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3rd gasoline price rollback set next week

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By Myrna Velasco

Prices at the pumps will be on their third successive week of rollbacks in the coming days – with the cost of gasoline anticipated to go down by P0.80 to P0.90 per liter; and P0.30 to P0.40 per liter for diesel products.

(Mark Balmores / MANILA BULLETIN)

(MARK BALMORES / MANILA BULLETIN FILE PHOTO)

Kerosene prices will also be on the downtrend with a reduction of P0.35 to P0.45 per liter based on industry estimates and hinged on the outcome of four-day trading in the world market.

Industry players indicated that price rollback calculations may still change a bit depending on the outcome of Friday’s trading in the world market.

The past three weeks basically brought relief to consumers given the cost reduction on fuel. For this week, gasoline users will reap heftier cost reduction benefits.

Majority of the country’s oil companies are expected to adjust their prices on Tuesday (September 10); but when price cuts are of bigger magnitude, players like Phoenix Petroleum would normally jump the gun on competitors by implementing rollbacks ahead of time.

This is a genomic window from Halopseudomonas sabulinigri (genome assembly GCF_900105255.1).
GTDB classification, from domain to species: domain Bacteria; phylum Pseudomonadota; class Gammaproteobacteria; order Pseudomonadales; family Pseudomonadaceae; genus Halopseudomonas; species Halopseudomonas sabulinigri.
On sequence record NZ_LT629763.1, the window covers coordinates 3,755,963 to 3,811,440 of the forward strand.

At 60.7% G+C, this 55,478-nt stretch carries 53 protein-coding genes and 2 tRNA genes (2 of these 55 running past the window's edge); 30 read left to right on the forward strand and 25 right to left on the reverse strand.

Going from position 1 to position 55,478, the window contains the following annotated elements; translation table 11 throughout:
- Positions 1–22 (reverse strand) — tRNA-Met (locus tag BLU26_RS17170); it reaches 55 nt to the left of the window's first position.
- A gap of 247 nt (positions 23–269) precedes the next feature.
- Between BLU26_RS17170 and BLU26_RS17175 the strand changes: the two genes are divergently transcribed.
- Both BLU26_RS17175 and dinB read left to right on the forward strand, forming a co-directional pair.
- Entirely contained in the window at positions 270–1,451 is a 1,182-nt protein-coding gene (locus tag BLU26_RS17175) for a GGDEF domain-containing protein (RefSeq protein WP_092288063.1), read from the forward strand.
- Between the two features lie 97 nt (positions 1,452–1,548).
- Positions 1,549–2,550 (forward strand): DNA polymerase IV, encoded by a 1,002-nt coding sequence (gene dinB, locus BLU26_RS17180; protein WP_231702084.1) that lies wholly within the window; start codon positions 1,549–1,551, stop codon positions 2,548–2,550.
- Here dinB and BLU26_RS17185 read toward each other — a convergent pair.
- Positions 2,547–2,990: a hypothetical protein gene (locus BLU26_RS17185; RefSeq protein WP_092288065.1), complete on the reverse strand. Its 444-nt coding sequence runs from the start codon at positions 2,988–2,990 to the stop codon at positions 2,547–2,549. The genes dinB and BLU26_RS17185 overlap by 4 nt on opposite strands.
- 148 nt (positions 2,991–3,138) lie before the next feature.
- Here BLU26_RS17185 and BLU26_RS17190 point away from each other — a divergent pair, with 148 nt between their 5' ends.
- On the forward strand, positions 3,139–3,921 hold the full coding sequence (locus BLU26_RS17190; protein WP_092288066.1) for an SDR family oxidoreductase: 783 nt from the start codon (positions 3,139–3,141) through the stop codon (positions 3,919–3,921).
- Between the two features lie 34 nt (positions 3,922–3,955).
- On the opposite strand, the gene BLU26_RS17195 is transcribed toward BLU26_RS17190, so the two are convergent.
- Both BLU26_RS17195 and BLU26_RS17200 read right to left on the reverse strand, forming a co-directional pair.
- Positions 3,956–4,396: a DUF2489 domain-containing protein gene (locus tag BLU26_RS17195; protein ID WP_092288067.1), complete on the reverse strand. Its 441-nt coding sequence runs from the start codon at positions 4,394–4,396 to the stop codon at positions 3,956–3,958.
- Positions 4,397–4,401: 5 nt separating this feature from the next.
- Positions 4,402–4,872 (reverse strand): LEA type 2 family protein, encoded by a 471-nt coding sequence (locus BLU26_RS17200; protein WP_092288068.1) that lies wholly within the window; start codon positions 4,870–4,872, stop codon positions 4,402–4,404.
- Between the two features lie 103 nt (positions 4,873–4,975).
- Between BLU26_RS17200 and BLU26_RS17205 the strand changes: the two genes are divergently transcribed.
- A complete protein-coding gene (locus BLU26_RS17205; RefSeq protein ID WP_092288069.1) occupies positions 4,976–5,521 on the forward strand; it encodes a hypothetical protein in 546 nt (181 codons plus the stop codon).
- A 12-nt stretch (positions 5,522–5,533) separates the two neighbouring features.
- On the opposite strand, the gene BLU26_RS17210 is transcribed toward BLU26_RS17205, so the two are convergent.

Dubai crude, which is the benchmark for Asian refiners, had softened to the level of US$57.95 per barrel as of last trading day – which had gone down from last week’s US$58.40 per barrel level.

Global industry analysts are still watching closely the developments in the US-China trade war which has been causing a slide in prices due to prospects of global economic slowdown.

Since US President Donald Trump engaged China in a trade war, this became the single biggest development that had been exerting pressure on prices globally – beating even the usual geopolitical factors that the industry had already navigated with a higher degree of familiarity.

With both sides not giving any sign of concession or at least to enter into a compromise, oil market watchers are indicating that this dispute of the world’s two biggest economies will likely haunt the global industry for an even longer period.

Even investment plans of both local and global oil companies have been traversing the “terrain of uncertainties” because of the trade-underpinned clash of the two superpowers.

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